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|Title:||Students as Literary Critics: The Interpretive Theories, Processes and Experiences of Ninth Grade Students|
|Doctoral Committee Chair(s):||Pearson, David; Spiro, Rand J.|
|Department / Program:||Education|
|Degree Granting Institution:||University of Illinois at Urbana-Champaign|
|Subject(s):||Education, Language and Literature
Education, Educational Psychology
|Abstract:||The interpretive processes, "theories", and instructional experiences of ninth grade students were studied from several theoretical perspectives: schema theory; literary theory; and a sociolinguistic perspective on classroom learning.
Two intact ninth grade classes in a highly selective University-affiliated high school participated in the study; eight case study students volunteered to participate in extensive individual pre- and post-instructional interviews that included questionnaires, think-aloud protocols, and rankings of critical paragraphs. Parallel "written interviews" were completed by the whole class. Discussions led by the regular classroom teacher were observed and contrasted with discussions led by the researcher during the instructional unit in which interpretive authority was shared among the researcher and the students.
The interpretive community created during the researcher-led discussions was contrasted with the community created during the teacher-led discussions. Contrasts were based on an analysis of the video-tapes, student questionnaire responses and comments in a journal kept by the teacher journal. The analysis revealed differences between the two communities in terms of the social rules and the interpretive strategies that were supported.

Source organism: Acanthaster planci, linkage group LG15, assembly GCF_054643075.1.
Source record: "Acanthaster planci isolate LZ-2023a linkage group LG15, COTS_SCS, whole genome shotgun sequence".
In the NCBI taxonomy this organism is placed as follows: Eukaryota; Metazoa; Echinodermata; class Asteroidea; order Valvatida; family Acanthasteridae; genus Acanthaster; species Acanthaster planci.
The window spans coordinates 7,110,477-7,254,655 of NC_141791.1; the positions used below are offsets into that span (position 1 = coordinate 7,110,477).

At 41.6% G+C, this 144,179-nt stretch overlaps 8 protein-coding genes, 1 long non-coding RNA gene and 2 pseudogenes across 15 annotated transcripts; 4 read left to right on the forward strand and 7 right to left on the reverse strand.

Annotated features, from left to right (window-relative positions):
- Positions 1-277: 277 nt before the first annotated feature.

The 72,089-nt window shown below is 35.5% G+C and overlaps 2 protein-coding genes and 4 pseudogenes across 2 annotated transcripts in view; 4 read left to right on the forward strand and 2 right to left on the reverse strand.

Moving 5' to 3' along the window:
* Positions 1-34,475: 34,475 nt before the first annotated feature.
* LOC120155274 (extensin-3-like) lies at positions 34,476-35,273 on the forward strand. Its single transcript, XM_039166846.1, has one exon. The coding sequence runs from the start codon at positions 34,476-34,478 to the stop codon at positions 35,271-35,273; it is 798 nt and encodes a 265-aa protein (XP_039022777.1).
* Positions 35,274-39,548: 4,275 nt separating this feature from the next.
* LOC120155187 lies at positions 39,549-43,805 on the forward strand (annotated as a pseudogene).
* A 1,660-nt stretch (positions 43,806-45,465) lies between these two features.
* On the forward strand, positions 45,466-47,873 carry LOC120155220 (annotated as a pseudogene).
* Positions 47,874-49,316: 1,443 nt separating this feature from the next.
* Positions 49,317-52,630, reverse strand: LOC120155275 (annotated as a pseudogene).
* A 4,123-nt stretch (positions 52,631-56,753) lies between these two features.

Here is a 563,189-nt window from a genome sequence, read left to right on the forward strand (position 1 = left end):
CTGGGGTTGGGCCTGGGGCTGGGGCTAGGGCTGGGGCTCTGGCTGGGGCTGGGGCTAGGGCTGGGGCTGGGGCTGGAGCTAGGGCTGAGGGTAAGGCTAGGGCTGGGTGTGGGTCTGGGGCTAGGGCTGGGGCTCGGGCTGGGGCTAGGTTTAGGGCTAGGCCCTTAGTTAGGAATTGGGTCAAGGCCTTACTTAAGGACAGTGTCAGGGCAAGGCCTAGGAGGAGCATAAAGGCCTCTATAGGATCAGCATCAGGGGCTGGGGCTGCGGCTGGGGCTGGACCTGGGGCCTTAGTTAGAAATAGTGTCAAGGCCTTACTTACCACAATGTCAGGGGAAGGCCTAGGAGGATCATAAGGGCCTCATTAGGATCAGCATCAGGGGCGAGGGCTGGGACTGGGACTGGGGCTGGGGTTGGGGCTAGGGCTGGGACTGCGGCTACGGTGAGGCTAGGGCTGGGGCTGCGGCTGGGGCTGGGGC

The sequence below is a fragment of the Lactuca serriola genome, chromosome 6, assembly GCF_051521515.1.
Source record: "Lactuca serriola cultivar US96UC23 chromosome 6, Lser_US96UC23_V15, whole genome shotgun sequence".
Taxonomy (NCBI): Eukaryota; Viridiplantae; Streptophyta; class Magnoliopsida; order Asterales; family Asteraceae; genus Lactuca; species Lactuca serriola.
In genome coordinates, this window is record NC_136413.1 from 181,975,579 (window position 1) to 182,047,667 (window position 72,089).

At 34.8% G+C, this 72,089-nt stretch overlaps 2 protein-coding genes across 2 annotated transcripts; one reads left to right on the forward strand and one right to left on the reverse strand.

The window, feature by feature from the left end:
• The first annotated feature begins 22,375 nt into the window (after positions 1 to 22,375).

In order to examine the case study students' interpretive processes and theories, the think-aloud protocols completed during the interviews were analyzed in terms of reasoning operations and literary inference sources. The students' rankings of critical paragraphs were also analyzed. Complete interviews of four of the students were then descriptively analyzed in order to study the complexity of the protocols and the relationship between individual student's theories and processes.
Students exhibited sophisticated reasoning operations and tended to be fairly textual in terms of their inferences and theoretical stances, reflecting the "New Critical" type instruction they typically receive. After the instructional unit, they relied less on structural inferences and tended to be gernerally more "intertextual" in their approach. An implication is that we need to pay more attention to the relationship between how we teach literature and what students learn about the interpretive process.
Thesis (Ph.D.)--University of Illinois at Urbana-Champaign, 1988.
|Date Available in IDEALS:||2014-12-15|